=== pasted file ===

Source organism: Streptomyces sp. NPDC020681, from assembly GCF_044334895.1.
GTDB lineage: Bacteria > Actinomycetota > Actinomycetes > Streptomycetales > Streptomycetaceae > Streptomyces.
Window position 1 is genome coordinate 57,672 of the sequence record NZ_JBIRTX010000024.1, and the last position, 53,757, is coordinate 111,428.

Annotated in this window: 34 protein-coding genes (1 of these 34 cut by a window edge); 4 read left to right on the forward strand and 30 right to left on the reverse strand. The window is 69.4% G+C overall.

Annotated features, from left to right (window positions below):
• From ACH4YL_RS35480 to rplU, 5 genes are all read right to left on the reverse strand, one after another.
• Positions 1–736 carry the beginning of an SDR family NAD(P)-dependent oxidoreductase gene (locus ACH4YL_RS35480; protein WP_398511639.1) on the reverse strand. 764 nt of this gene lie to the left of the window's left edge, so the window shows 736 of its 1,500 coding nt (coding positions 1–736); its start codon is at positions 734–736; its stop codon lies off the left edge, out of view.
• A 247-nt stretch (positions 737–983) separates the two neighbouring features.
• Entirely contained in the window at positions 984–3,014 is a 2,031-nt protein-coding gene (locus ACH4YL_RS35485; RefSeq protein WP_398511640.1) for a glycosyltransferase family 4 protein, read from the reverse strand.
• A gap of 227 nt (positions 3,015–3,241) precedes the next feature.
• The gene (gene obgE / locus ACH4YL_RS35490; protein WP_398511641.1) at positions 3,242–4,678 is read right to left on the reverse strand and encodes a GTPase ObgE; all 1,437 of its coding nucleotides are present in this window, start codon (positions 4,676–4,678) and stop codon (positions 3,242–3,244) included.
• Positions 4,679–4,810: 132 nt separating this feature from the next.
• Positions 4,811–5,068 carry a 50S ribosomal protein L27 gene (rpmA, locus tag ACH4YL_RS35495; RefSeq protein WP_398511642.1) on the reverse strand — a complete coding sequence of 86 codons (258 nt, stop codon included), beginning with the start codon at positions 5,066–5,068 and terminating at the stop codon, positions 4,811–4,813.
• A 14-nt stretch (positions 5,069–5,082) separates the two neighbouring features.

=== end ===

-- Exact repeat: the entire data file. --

Source organism: Streptomyces sp. NPDC020681, from assembly GCF_044334895.1.
GTDB lineage: Bacteria > Actinomycetota > Actinomycetes > Streptomycetales > Streptomycetaceae > Streptomyces.
Window position 1 is genome coordinate 57,672 of the sequence record NZ_JBIRTX010000024.1, and the last position, 53,757, is coordinate 111,428.

Annotated in this window: 34 protein-coding genes (1 of these 34 cut by a window edge); 4 read left to right on the forward strand and 30 right to left on the reverse strand. The window is 69.4% G+C overall.

Annotated features, from left to right (window positions below):
• From ACH4YL_RS35480 to rplU, 5 genes are all read right to left on the reverse strand, one after another.
• Positions 1–736 carry the beginning of an SDR family NAD(P)-dependent oxidoreductase gene (locus ACH4YL_RS35480; protein WP_398511639.1) on the reverse strand. 764 nt of this gene lie to the left of the window's left edge, so the window shows 736 of its 1,500 coding nt (coding positions 1–736); its start codon is at positions 734–736; its stop codon lies off the left edge, out of view.
• A 247-nt stretch (positions 737–983) separates the two neighbouring features.
• Entirely contained in the window at positions 984–3,014 is a 2,031-nt protein-coding gene (locus ACH4YL_RS35485; RefSeq protein WP_398511640.1) for a glycosyltransferase family 4 protein, read from the reverse strand.
• A gap of 227 nt (positions 3,015–3,241) precedes the next feature.
• The gene (gene obgE / locus ACH4YL_RS35490; protein WP_398511641.1) at positions 3,242–4,678 is read right to left on the reverse strand and encodes a GTPase ObgE; all 1,437 of its coding nucleotides are present in this window, start codon (positions 4,676–4,678) and stop codon (positions 3,242–3,244) included.
• Positions 4,679–4,810: 132 nt separating this feature from the next.
• Positions 4,811–5,068 carry a 50S ribosomal protein L27 gene (rpmA, locus tag ACH4YL_RS35495; RefSeq protein WP_398511642.1) on the reverse strand — a complete coding sequence of 86 codons (258 nt, stop codon included), beginning with the start codon at positions 5,066–5,068 and terminating at the stop codon, positions 4,811–4,813.
• A 14-nt stretch (positions 5,069–5,082) separates the two neighbouring features.